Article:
Read the full post...
by Karen Rayne from Adolescent Sexuality Today with Karen Rayne, Ph.D.
This weekend I went out of town, leaving my family to fend for themselves. On Saturday, my darling husband took my two darling daughters – 6 and 3 years old – to what he heard was a fun new toy store in town. Great, right?
They walk in the door, and the 6-year-old pipes up with “Look, Daddy! Jesus toothpaste!” He takes one look, puts one hand on each girl’s shoulder, and does a 180 out of the store. It may be a fun new toy store, but it’s intended clientele does not include the under-13 set.
When I got home on Sunday, the first thing the 6-year-old says to me was, “Guess what! We saw Jesus toothpaste!” I blinked, figuring I hadn’t heard her correctly. Regrettably, I had...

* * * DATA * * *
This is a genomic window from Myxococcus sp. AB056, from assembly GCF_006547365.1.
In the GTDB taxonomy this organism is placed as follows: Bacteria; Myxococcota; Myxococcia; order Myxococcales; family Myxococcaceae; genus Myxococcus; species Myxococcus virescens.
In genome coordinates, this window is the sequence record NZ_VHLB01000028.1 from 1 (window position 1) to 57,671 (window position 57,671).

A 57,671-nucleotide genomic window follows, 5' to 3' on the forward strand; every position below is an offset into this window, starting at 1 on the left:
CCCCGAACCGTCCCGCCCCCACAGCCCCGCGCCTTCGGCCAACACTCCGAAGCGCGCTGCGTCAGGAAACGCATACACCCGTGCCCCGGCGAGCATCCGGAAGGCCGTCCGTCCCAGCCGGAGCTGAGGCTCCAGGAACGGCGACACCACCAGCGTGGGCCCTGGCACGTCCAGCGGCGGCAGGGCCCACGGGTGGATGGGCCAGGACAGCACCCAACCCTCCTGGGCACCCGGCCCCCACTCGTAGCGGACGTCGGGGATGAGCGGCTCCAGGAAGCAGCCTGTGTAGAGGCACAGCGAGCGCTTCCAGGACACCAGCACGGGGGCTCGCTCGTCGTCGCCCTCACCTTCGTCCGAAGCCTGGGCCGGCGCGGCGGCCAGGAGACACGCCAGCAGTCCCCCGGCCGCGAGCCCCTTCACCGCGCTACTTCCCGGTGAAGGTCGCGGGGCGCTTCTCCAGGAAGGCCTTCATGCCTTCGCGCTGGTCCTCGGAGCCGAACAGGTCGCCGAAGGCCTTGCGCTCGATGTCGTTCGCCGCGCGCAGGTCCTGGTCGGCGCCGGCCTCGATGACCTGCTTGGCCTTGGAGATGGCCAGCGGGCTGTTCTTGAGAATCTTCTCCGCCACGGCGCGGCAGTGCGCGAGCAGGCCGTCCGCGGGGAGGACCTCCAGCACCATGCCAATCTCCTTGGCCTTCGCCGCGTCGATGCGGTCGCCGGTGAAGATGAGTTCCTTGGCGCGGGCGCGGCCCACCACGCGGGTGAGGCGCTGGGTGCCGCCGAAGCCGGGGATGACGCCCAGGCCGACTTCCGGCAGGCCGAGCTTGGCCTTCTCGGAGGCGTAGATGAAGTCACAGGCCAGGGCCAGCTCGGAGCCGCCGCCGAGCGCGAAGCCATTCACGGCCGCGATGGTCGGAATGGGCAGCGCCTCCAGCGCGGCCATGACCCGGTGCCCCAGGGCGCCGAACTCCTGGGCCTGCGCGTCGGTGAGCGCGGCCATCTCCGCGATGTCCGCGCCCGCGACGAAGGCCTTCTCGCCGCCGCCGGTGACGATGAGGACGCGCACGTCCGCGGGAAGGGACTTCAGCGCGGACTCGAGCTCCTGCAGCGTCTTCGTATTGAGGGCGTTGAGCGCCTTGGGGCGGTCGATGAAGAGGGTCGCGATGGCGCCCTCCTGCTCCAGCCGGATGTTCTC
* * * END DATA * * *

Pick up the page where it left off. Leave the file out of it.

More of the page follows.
A biker, a green thumb, a cracked hand, and a Queen.
A random biker on a Harley-Davidson took my picture last week. What I wanted to do was take his picture, but I hesitated. Now, instead of a photo of some random biker holding an i am bossy.com bumper sticker, all I have is a lame photo of me holding the bumper sticker and the mental picture of him riding off into the sunset, never to be seen again.
Okay, it wasn’t as romantic or dramatic as that. It was nine in the morning and there was no sunset.
This is not the first time that I have hesitated to seize an opportunity. I don’t expect it will be the last. However, I hope with each lost chance for something intriguing, I will lose a shade of that hesitation for next time...